Consumer Insight That's Out of Sight: Part II
The word ‘insight’ gets misused a lot. Some of this stems from a lack of understanding and incorrect assumptions, most often arising when we think insight is something that it’s not. We might see a research study that makes us raise an eyebrow. We might see someone doing something that prompts us to rethink a cause and effect. Or we might stumble upon some facts that need to be analyzed deeper. All of these are critical breadcrumbs on the road to insight. Alone, they are simply breadcrumbs.
For instance, insight is not typically generated by only looking at quantitative data. Quantitative data is information that is statistically significant. In other words, it is data that can be counted, measured or expressed using numbers. A piece of quantitative data, like how many motorists are on a highway during rush hour or how many men over 50 are on Facebook at 6am, these are simply one single data point. They might help lead you to a great insight, but they need proper context. Sometimes we find an outlying data point and we jump to conclusions. Resist the temptation. This can lead to the development of flawed insights which, in-turn, influence work that is less effective. When it comes to quantitative data, we should understand the kind of data we need and then look at it holistically, or in conjunction with other data. Remember, data like this can’t think for you. It’s simply a measurement of what’s happened. Consider Wayne Gretsky’s quote: “skate to where the puck is going, not where it’s been”. Quantitative data is where the puck has been.
Observation is a type of qualitative data that’s often mistaken for insight as well. Qualitative data describes qualities or characteristics and can be derived from things like focus groups, one-on-one interviews and questionnaires. Things like the softness of a loaf of bread, how someone feels after exercise or the color of a sunset – these are pieces of qualitative data. When we see something happen, we need to understand and appreciate the perspective. Usually qualitative data begs the question “why?” Since insights answer the question ‘why’, we may think we’ve stumbled upon an insight through observation. The truth is, observation is only the ‘what’. And it’s only one single piece of information. Use it, but don’t jump to conclusions.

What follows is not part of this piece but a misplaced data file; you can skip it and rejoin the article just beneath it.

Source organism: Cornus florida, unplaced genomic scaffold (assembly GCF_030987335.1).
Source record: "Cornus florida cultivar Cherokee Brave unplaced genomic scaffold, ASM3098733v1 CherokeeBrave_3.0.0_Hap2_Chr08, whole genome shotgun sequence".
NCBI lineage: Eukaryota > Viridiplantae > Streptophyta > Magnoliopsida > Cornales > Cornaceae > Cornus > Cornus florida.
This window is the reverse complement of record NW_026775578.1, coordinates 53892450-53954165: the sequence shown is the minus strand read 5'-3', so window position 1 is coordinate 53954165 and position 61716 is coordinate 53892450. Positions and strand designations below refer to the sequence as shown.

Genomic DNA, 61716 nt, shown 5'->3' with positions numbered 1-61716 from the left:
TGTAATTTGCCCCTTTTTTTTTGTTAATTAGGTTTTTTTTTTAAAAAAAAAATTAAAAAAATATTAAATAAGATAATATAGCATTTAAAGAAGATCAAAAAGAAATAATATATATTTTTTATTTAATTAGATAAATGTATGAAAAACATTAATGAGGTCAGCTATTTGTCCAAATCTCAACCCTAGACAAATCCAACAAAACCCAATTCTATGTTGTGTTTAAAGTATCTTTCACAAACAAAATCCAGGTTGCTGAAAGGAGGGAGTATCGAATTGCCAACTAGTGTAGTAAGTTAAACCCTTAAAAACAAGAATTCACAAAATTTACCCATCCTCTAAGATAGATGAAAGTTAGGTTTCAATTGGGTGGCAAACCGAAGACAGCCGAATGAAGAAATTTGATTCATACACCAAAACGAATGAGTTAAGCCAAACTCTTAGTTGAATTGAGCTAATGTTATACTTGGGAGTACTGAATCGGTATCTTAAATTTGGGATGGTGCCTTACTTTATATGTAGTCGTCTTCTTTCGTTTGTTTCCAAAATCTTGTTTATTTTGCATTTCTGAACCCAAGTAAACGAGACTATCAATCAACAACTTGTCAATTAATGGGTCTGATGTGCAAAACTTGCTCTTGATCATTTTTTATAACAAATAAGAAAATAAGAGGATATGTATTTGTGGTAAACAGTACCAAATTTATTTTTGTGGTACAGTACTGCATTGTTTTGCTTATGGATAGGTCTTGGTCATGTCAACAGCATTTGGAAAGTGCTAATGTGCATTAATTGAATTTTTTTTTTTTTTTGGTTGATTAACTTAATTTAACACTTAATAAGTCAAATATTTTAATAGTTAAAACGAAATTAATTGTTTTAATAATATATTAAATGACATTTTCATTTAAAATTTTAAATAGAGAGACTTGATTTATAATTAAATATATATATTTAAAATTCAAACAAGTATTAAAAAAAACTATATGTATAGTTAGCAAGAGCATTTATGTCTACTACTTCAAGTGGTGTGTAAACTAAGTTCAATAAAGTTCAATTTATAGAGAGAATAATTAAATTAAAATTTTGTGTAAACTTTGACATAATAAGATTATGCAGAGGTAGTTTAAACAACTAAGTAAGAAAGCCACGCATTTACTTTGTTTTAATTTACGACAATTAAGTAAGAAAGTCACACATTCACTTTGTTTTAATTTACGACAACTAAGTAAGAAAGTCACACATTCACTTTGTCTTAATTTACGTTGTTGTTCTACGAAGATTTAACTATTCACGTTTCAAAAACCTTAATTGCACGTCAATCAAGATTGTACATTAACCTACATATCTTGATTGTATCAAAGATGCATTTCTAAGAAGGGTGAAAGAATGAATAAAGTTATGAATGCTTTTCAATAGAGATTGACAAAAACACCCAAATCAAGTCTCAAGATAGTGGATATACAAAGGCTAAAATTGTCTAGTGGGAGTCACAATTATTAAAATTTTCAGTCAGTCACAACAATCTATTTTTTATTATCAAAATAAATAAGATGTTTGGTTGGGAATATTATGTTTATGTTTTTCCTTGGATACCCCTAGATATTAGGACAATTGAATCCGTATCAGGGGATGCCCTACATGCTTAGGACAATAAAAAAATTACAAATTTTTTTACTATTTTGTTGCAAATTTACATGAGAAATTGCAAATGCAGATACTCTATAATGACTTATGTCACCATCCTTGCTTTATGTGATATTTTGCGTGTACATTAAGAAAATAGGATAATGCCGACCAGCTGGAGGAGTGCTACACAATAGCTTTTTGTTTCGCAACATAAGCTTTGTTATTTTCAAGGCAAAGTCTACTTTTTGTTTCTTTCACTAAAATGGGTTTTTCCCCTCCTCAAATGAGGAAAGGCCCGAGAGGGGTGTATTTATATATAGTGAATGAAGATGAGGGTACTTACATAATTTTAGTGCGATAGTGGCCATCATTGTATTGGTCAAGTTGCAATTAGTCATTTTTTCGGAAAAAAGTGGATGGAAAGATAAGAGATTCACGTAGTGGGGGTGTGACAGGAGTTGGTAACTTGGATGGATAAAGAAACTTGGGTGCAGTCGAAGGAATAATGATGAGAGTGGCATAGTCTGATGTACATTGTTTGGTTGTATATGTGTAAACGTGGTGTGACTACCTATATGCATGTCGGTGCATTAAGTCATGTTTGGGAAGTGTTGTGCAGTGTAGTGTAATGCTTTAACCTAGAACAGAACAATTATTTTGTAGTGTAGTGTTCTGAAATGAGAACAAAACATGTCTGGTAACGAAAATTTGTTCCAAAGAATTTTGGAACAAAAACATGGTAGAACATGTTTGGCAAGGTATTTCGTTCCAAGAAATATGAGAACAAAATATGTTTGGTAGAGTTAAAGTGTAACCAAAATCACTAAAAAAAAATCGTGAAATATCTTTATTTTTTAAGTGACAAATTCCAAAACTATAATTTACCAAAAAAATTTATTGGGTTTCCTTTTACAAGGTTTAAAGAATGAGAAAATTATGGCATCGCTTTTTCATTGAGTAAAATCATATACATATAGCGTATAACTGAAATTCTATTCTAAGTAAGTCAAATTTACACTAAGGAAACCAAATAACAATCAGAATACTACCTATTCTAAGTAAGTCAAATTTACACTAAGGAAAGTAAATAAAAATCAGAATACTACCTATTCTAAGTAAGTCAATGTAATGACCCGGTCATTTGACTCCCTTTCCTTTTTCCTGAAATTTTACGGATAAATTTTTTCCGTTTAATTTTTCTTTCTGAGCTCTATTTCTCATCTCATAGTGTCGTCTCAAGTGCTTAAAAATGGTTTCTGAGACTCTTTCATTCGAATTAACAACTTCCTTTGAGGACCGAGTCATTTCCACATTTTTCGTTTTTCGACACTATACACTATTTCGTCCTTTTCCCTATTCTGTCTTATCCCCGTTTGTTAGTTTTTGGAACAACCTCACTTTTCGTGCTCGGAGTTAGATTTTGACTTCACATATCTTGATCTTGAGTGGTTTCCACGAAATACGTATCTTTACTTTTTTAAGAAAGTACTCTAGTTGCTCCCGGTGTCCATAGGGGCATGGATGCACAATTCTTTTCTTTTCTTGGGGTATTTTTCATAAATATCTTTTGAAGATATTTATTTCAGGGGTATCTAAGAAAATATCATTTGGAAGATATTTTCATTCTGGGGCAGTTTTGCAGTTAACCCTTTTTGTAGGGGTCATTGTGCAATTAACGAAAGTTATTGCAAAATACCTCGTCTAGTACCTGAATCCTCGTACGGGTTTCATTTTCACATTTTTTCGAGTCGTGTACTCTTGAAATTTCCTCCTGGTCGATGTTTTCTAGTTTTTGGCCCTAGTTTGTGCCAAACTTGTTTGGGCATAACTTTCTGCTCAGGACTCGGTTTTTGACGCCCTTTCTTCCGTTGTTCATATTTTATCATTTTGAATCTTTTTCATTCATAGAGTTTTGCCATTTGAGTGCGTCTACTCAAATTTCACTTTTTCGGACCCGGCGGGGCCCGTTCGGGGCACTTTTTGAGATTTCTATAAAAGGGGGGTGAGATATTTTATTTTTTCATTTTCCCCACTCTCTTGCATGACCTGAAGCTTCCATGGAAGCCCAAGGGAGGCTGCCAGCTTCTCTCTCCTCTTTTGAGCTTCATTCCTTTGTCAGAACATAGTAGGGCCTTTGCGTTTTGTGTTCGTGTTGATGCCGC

Finally, when we have a few pieces of data, we might be tempted to collectively call them an insight. Market intelligence is more than just one piece of data, properly defined as two or more of the following: who, what, where and when. Notice what’s missing? The why.
Here’s an example of quantitative, qualitative and market intelligence at work. A convenience store notices that there is an uptick in male traffic coming in, just after work, to buy peanuts and M&Ms on Friday evenings. Quantitative measurement can tell us how many more males than normal. Qualitative tells us that they are specifically buying peanuts and M&Ms. Market intelligence tells us that they are males 40-50, coming in on Friday night and buying snack food. So, why are they behaving this way?
Some initial digging reveals that John F. Kennedy High School plays football on Fridays. Some more digging tells us that the stadium convenience stands don’t sell peanuts or M&Ms. Even further analysis tells us that these males buy the type of snacks at the convenience store, because they aren’t messy. Apparently these football fans think the restrooms in the stadium are unsanitary. All of this digging leads to greater insight: A 63% increase in Friday traffic is due to fans of JFK High School football who prefer to buy easy-to-eat snack food for the game. It’s important to remember, every great insight addresses a dilemma. In this case, older male fans on JFK football didn’t like the snack food offered at the stadium concession stand because it was too messy. Without a dilemma, there is no change. And without change, there can be no insight explaining why a group is behaving a certain way. Finally, don’t miss this: the greater the insight, the greater the opportunity. This convenience store might decide to invest in becoming a destination for all JFK High School fans.
Data, observation and market intelligence are steps to overcoming a dilemma and building something meaningful and actionable. In other words: an insight. But, there’s one thing missing. All that and more explained in part three of the blog series.
Read it here.